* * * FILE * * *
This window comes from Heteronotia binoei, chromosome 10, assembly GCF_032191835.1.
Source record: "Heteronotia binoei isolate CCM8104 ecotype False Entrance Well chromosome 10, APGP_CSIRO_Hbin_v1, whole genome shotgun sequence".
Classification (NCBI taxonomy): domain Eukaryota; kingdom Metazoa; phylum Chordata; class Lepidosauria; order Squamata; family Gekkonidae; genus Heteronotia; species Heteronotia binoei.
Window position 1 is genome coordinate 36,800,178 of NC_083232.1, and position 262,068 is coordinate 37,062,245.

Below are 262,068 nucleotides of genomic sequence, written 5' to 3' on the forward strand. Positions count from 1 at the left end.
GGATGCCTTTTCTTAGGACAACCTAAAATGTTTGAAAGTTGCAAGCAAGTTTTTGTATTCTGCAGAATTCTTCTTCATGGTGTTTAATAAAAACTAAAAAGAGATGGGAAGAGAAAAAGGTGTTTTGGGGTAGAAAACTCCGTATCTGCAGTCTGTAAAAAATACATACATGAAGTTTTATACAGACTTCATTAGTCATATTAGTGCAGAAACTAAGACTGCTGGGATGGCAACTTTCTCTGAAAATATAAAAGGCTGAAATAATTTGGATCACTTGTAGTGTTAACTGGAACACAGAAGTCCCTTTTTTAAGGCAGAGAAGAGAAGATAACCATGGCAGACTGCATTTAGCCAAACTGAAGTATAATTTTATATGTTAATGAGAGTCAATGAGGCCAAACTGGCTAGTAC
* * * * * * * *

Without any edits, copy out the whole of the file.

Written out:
This window comes from Heteronotia binoei, chromosome 10, assembly GCF_032191835.1.
Source record: "Heteronotia binoei isolate CCM8104 ecotype False Entrance Well chromosome 10, APGP_CSIRO_Hbin_v1, whole genome shotgun sequence".
Classification (NCBI taxonomy): domain Eukaryota; kingdom Metazoa; phylum Chordata; class Lepidosauria; order Squamata; family Gekkonidae; genus Heteronotia; species Heteronotia binoei.
Window position 1 is genome coordinate 36,800,178 of NC_083232.1, and position 262,068 is coordinate 37,062,245.

Below are 262,068 nucleotides of genomic sequence, written 5' to 3' on the forward strand. Positions count from 1 at the left end.
GGATGCCTTTTCTTAGGACAACCTAAAATGTTTGAAAGTTGCAAGCAAGTTTTTGTATTCTGCAGAATTCTTCTTCATGGTGTTTAATAAAAACTAAAAAGAGATGGGAAGAGAAAAAGGTGTTTTGGGGTAGAAAACTCCGTATCTGCAGTCTGTAAAAAATACATACATGAAGTTTTATACAGACTTCATTAGTCATATTAGTGCAGAAACTAAGACTGCTGGGATGGCAACTTTCTCTGAAAATATAAAAGGCTGAAATAATTTGGATCACTTGTAGTGTTAACTGGAACACAGAAGTCCCTTTTTTAAGGCAGAGAAGAGAAGATAACCATGGCAGACTGCATTTAGCCAAACTGAAGTATAATTTTATATGTTAATGAGAGTCAATGAGGCCAAACTGGCTAGTAC